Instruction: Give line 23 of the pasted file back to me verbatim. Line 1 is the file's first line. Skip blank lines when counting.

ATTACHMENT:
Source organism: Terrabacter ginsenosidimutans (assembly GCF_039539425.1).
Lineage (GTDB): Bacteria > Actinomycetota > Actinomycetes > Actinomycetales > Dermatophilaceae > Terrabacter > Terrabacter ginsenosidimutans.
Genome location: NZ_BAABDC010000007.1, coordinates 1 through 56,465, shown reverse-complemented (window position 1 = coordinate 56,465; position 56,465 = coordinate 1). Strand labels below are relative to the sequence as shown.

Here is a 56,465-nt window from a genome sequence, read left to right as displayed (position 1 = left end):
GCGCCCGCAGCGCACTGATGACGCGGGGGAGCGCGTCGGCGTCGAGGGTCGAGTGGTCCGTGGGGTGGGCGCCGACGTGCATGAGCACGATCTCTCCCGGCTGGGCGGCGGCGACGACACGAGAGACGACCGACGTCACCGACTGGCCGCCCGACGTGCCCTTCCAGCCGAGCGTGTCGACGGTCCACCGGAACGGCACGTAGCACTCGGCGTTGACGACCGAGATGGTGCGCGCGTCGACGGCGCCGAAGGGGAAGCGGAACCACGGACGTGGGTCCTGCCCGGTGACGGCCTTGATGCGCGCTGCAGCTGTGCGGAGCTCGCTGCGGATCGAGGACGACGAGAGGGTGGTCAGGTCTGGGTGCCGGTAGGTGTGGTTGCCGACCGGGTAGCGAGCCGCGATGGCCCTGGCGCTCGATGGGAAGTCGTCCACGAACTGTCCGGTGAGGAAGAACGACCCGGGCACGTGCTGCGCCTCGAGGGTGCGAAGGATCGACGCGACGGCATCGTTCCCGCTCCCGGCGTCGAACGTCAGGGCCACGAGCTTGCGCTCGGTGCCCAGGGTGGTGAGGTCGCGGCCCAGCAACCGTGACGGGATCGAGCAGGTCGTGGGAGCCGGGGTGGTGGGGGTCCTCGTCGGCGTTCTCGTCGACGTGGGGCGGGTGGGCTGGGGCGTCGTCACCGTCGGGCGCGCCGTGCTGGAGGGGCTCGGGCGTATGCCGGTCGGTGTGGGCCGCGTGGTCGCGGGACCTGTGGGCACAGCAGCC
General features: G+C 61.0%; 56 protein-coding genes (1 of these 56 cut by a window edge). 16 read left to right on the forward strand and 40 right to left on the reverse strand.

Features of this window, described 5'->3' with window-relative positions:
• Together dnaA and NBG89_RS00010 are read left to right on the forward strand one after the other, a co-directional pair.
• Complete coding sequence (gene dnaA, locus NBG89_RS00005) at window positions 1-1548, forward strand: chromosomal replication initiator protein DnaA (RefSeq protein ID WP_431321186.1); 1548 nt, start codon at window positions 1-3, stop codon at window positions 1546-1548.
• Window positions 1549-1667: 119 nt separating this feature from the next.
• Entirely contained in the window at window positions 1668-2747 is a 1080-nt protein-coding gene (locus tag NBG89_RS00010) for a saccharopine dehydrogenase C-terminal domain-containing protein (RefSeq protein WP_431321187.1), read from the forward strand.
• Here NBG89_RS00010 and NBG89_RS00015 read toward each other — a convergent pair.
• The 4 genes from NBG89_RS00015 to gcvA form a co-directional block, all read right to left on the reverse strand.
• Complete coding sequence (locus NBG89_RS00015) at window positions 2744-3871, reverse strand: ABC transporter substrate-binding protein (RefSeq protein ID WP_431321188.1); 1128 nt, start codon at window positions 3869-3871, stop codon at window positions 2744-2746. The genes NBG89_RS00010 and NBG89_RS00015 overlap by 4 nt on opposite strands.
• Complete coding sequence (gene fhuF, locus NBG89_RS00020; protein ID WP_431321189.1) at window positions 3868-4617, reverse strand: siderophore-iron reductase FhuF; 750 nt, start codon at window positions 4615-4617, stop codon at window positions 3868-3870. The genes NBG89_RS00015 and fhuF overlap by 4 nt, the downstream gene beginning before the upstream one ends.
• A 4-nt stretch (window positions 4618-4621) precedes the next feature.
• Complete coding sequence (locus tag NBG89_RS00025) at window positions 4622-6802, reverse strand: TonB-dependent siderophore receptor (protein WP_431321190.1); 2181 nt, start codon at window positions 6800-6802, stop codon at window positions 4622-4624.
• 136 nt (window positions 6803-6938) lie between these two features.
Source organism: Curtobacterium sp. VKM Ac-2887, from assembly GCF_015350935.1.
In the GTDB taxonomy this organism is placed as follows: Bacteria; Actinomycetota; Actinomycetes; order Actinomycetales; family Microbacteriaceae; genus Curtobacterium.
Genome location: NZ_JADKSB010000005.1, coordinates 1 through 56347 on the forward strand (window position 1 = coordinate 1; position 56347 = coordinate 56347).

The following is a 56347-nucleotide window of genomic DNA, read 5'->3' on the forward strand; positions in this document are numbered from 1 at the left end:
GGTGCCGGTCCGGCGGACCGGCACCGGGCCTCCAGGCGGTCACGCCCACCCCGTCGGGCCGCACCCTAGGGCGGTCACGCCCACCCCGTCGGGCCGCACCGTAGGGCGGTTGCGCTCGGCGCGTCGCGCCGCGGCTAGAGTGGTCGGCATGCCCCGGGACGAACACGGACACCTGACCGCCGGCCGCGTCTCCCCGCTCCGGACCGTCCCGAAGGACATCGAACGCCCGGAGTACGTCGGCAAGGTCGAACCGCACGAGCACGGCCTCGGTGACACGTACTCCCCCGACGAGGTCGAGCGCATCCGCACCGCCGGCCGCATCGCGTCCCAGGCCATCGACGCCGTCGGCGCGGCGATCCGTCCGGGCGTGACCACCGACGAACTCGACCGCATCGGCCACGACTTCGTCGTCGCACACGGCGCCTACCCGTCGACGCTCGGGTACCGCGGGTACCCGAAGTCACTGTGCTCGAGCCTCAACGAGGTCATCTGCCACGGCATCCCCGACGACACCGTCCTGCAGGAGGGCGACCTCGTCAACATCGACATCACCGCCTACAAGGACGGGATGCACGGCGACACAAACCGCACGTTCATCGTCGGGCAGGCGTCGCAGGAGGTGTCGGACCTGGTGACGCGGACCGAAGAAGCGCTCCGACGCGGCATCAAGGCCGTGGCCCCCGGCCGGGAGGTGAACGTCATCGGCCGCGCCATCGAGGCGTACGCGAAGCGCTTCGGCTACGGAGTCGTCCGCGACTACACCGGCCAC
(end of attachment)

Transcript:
GGTGCCGGTCCGGCGGACCGGCACCGGGCCTCCAGGCGGTCACGCCCACCCCGTCGGGCCGCACCCTAGGGCGGTCACGCCCACCCCGTCGGGCCGCACCGTAGGGCGGTTGCGCTCGGCGCGTCGCGCCGCGGCTAGAGTGGTCGGCATGCCCCGGGACGAACACGGACACCTGACCGCCGGCCGCGTCTCCCCGCTCCGGACCGTCCCGAAGGACATCGAACGCCCGGAGTACGTCGGCAAGGTCGAACCGCACGAGCACGGCCTCGGTGACACGTACTCCCCCGACGAGGTCGAGCGCATCCGCACCGCCGGCCGCATCGCGTCCCAGGCCATCGACGCCGTCGGCGCGGCGATCCGTCCGGGCGTGACCACCGACGAACTCGACCGCATCGGCCACGACTTCGTCGTCGCACACGGCGCCTACCCGTCGACGCTCGGGTACCGCGGGTACCCGAAGTCACTGTGCTCGAGCCTCAACGAGGTCATCTGCCACGGCATCCCCGACGACACCGTCCTGCAGGAGGGCGACCTCGTCAACATCGACATCACCGCCTACAAGGACGGGATGCACGGCGACACAAACCGCACGTTCATCGTCGGGCAGGCGTCGCAGGAGGTGTCGGACCTGGTGACGCGGACCGAAGAAGCGCTCCGACGCGGCATCAAGGCCGTGGCCCCCGGCCGGGAGGTGAACGTCATCGGCCGCGCCATCGAGGCGTACGCGAAGCGCTTCGGCTACGGAGTCGTCCGCGACTACACCGGCCAC